UVA and the History of Race: The Era of Massive Resistance

UVA and the History of Race: The Era of Massive Resistance

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Editor’s note: Even an institution as historic as the University of Virginia has stories yet to be told. Some are inspiring, while the truths of others are painful, but necessary for a fuller accounting of the past. As Baptist minister and former Southern Christian Leadership Council leader Fred Shuttlesworth once said, “If you don’t tell it like it was, it can never be as it ought to be.”

The president’s commissions on Slavery and on the University in the Age of Segregation were established to find and tell those stories. “UVA and the History of Race” – a joint project of UVA Today, the president’s commissions, and faculty members and researchers – presents some of them, written by those who did the research. The project reflects UVA’s educational mission and the commission’s charge to educate, and to support the institution as a living laboratory of learning.

Find all of the stories published to date at UVA Today.

On an August evening in 1956, a racist demagogue threatened an interracial group meeting to promote better race relations in Charlottesville. John Kasper, who was fomenting violent resistance to school desegregation throughout the South, denounced the 30 or so members of the Virginia Council on Human Relations who were present.

Randolph White, publisher of the local African American newspaper, warned that he was ready to have him arrested. “Mr. Kasper,” he declared, “you’re on the edge of it!” Upon leaving, the Virginia Council on Human Relations members were greeted with a burning cross on the lawn of their meeting place, Westminster Presbyterian Church on Rugby Road.1 Such violent public behavior was unusual for Charlottesville, especially on the doorstep of Thomas Jefferson’s university.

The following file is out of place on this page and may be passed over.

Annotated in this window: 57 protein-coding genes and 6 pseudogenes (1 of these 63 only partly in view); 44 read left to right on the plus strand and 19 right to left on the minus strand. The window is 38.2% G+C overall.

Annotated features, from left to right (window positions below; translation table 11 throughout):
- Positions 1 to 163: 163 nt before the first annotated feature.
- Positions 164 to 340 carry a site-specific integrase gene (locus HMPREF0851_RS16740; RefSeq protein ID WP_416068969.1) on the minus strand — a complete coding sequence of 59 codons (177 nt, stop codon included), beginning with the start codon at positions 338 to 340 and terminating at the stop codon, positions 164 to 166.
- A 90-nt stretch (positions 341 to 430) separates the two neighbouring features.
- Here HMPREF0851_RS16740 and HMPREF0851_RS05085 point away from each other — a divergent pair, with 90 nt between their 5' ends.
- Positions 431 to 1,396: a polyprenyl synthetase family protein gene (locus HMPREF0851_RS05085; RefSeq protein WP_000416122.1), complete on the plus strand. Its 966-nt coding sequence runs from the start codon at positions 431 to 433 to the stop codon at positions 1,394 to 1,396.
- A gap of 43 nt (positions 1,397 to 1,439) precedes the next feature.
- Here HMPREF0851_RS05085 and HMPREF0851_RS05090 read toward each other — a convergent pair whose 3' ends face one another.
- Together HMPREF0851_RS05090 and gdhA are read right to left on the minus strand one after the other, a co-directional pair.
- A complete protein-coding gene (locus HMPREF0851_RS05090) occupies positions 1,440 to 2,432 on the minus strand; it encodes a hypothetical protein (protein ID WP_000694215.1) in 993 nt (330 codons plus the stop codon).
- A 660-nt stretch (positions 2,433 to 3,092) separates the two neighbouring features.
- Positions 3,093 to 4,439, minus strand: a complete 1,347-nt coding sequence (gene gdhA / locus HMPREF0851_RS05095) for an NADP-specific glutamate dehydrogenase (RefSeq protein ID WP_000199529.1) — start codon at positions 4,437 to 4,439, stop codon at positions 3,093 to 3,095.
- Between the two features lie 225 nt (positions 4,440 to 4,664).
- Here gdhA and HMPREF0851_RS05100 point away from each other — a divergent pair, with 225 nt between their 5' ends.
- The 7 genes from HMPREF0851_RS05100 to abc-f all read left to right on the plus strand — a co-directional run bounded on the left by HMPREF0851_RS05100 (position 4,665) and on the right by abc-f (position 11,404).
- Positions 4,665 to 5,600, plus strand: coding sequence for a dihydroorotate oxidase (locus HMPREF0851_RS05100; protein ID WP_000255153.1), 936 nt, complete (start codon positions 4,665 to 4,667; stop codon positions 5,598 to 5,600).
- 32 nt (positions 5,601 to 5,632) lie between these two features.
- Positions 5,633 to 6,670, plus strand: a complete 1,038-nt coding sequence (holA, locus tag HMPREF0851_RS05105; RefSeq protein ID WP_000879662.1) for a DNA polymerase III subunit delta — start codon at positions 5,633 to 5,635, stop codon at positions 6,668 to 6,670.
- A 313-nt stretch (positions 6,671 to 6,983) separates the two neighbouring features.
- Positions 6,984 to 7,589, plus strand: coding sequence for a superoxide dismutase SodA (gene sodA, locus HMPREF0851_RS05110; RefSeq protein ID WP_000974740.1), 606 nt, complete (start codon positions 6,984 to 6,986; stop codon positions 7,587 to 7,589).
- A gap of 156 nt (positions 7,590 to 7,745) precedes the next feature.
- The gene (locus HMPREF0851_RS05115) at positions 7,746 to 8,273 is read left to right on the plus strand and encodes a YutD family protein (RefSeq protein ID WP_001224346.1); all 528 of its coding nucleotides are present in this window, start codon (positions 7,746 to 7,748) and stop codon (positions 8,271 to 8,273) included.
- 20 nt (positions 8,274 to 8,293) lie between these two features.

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After a 1956 meeting in support of better race relations in Charlottesville, members of the Virginia Council on Human Relations were greeted with a burning cross on the lawn of Westminster Presbyterian Church on Rugby Road. (Photo by Sanjay Suchak, University Communications)

The struggle to end racially segregated education dominated the Old Dominion’s public life in the 1950s. Much like the dispute over slavery and secession in the preceding century, the school crisis after the 1954 Brown v. Board of Education decision involved and deeply affected the University of Virginia. The state government under which the University operated was firmly committed to the racial caste system, especially to the maintenance of public school segregation. In their initial reaction to the landmark U. S. Supreme Court rulings, the state’s leadership offered a plan strictly limiting, but not totally preventing, any crossing of the color barrier. That course changed markedly in 1956 when U.S. Sen. Harry F. Byrd, leader of the powerful Democratic Party faction that controlled Virginia’s government, called for a stand of massive resistance to Brown. Virginia, Byrd believed, should defy the federal courts and block desegregation everywhere in the state. Byrd’s turn to defiance meant the University and Charlottesville would be embroiled in a momentous clash of state policy and federal law.

The University’s leadership was involved in the first direct challenge to Virginia’s “separate but equal” schools. After a 1951 protest strike by Black students in Prince Edward County, NAACP attorneys filed a federal lawsuit attacking legally mandated racial separation. The state’s attorney general called upon UVA President Colgate W. Darden to testify in defense of the state’s practices. In its opinion, the federal court found Darden’s testimony convincing; it ruled in favor of segregated schooling, albeit with more attention to the equal aspect.2 On appeal, the Virginia case was grouped with similar cases in three other states. In its 1954 decision, the Supreme Court declared segregation in public education unconstitutional. The implementation decree issued the next year gave an ambiguous directive: to end segregation “with all deliberate speed.”